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Scourge of child labour wracks Thai

Subject: Scourge of child labour wracks Thailand

Scourge of child labour wracks Thailand

      By Deborah Charles 

    BANGKOK, Nov 13 (Reuter) - Is part of Thailand's economic boom financed
indirectly by its many poor, orphaned or bondaged children? 

    Some child labour experts say it is. 

    In parts of Thailand, consumerism has become a driving force behind the
worst type of child labour -- prostitution and debt-bondage. 

    ``Consumerism has become a rising factor. Villagers want more purchasing
powers. So they will send their kids off to work,'' said Taneeya Runcharoen,
programme officer at the non-governmental organisation (NGO) Child Workers

    Most often children from rural areas unknowingly get lured into
prostitution or slave labour by middlemen who work as job placement agents.
The ``agents'' are often part of bigger, organised groups. 

    ``It's the new slave trade,'' said Rita Reddy, from UNICEF's regional
office. ``The new phenomenon of debt bondage is emerging in areas like the
Philippines and Thailand and is beginning in Cambodia, Vietnam and Laos.'' 

    Taneeya and other child labour specialists say in Thailand the children
are often recruited from villages, mostly from the country's poorest regions
in the north or northeast, to work in big cities. 

    Job placement agents visit the villages and convince the parents to send
their children to cities like Bangkok to work. Sometimes the agent gives the
parents money, effectively buying the child's services. 

    Then the child goes with the agent and is forced to ``work off'' the
payment, which could take years even though the average payment can range
from only about 2,000 baht up to 50,000 baht ($80 to $2,000), depending on
the future job, NGO workers say. 

    Alternatively, the child works for slave wages which are paid directly to
the agent who rarely does, as he promises to, pass them on to the child's

    Forced labour ranges from work in the sex industry to toiling in
sweatshops or working as domestic servants. 

    About 200,000 children in Thailand are involved in the sex industry, said
Christine Vertucci of the NGO End Child Prostitution in Asian Tourism
(ECPAT). Even more are brought into Thailand by organised traffickers from
neighbouring countries like Burma, China and Laos. 

    Usually the parents do not know that their children will end up as
prostitutes or as bonded labourers who are forced to work up to 12 hours a
day. They send their children to work because they need or want the money,
and they see more opportunities in big cities than in their villages. 

    ``A lot of families want more money,'' Taneeya said. ``Most of the
children rescued from forced labour situations or prostitution come from
relatively poor families. But they have enough money to have a TV and see the
things they want to buy.''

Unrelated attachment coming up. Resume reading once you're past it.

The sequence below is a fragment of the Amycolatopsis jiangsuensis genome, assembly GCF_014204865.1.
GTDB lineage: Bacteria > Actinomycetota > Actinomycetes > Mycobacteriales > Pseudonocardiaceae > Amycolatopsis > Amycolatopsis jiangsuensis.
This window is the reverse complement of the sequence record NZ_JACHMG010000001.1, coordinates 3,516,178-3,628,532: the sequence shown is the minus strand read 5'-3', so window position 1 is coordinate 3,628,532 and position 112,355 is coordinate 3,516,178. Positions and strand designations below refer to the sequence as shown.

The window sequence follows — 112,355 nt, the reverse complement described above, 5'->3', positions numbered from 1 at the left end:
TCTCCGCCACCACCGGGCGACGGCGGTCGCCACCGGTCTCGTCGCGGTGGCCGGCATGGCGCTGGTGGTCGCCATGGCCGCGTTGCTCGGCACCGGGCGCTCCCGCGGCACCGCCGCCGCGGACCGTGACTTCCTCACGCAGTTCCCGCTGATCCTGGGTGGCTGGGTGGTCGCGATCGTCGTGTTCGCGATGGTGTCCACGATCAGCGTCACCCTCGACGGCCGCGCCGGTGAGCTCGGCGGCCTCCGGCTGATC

Often the parents allow their child to go off to a big city to work
because they feel the child will have an opportunity to learn a skill that
could be useful in the future. 

    Less-educated parents think vocational on-the-job training is more
worthwhile than long years in school. 

    ``It is partly a push factor of poverty and under-educated parents,''
Taneeya said. ``So NGOs are working to educate parents, teachers and village
leaders on what really happens.'' 

    Although prostitution and bonded labour represent the worst kind of child
labour, there are several million more children under 18 years old who are
working in Thailand -- often in hazardous or unfair conditions. 

    NGOs estimate there are more than 8.5 million working children between
13-18 years old. But they say the number could actually be much higher since
it is hard to determine how many kids are working in illegal jobs or in the
``informal sector.'' 

    Over the past few years, the problem of child labour in developing
countries has received a good deal of publicity, prompting some governments
and consumer groups in the industrialised world to impose sanctions against
countries with a large percentage of child labourers or on companies that
employ child workers. 

    But Assefa Bequele, director of the International Labour Organisation's
(ILO) East Asia Multidisciplinary Advisory Team echoed the thoughts of many
child labour experts when he told a seminar recently that efforts to force
changes in child labour practices could actually be counter productive. 

    ``An ILO study of the garment industry, for example, suggests the threats
of sanctions have had a number of adverse consequences on the very children
they are supposed to protect.'' 

    He said some children were fired by employers who feared government
pressure, at times forcing them to take worse jobs, often in the informal
sector where there are no sorts of regulations. 

Reut23:34 11-12-95